Influenza And Infection Control

The flu (influenza) is probably the most commonly known infection in communities today. The symptoms include fever, headache, tiredness, cough, sore throat, runny or stuffy nose, muscle aches, nausea, vomiting, and diarrhea. You may have some or all of these symptoms. Children and adults can get the flu. The flu is highly contagious. The flu is spread from one person to the next through coughs and sneezes.

Washing your hands before eating and receiving the flu vaccination are probably the two most important things you can do to help prevent the spread of the flu infection. Especially healthcare providers and staff, those who work in childcare settings, and the elderly should all receive vaccinations.

The flu vaccine is recommended for children aged 6 months and until their 5th birthday. It is also recommended for people who care for children aged birth through 5 years of age. Infants who are less than 6 months of age are at high risk to receive the flu but cannot take the vaccine. The best way to protect infants younger than 6 months is to vaccinate all who can be vaccinated around them and to have everyone wash their hands often. Persons of any age who have medical conditions that put them at risk for serious consequences of the flu should be given the vaccine.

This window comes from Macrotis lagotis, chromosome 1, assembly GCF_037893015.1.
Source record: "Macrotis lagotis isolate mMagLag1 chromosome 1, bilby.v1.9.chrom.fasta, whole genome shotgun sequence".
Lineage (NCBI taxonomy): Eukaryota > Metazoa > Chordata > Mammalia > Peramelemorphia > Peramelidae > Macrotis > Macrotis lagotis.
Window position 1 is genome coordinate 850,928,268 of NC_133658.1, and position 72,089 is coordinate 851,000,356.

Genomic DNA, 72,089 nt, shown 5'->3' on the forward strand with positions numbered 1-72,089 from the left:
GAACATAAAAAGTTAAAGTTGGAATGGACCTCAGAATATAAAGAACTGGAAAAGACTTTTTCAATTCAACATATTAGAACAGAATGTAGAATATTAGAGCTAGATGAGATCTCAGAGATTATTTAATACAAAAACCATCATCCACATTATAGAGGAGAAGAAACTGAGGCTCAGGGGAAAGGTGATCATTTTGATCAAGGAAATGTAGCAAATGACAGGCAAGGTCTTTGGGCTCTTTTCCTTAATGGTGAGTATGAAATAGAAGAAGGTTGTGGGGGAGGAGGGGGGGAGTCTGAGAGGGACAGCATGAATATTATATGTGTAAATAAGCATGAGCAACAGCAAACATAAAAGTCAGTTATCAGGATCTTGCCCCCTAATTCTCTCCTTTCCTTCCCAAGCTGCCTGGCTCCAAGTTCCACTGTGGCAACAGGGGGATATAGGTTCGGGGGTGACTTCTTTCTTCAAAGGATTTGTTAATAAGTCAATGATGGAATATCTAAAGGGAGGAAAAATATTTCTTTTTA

Hand washing procedures:

The best procedures to help reduce the risk of passing along influenza germs are to encourage the use of soap and water by providing ample supplies of soap at each sink.

Hands should be washed before eating and when they are soiled.

Hands should also be washed after doing tasks such as changing diapers or preparing food. It is also a good idea to wash hands when coming in from outside or when coming up from the basement and also when coming home from activities where there were crowds of people (store, bank, sporting event). Situations where you are exposed to others are times when you are more likely to touch surfaces that were touched by others or exposed to influenza germs.

Make certain that children and adults wash their hands long enough by using the “Happy Birthday Song” twice (15 – 20 seconds).

Use alcohol-based rubs on hands (except for infants), when they are not soiled and when soap and water are not available. Rub hands thoroughly until the alcohol is dried. Keep alcohol-based rubs out of the reach of children and supervise them when they are using them.

Bathrooms should be stocked with paper towels or hand dryers and plenty of soap and water.

Rooms used for diaper changing or for childcare should be supplied with alcohol-based hand rubs. Make sure that if your hands are actually soiled that soap and water are used to wash them.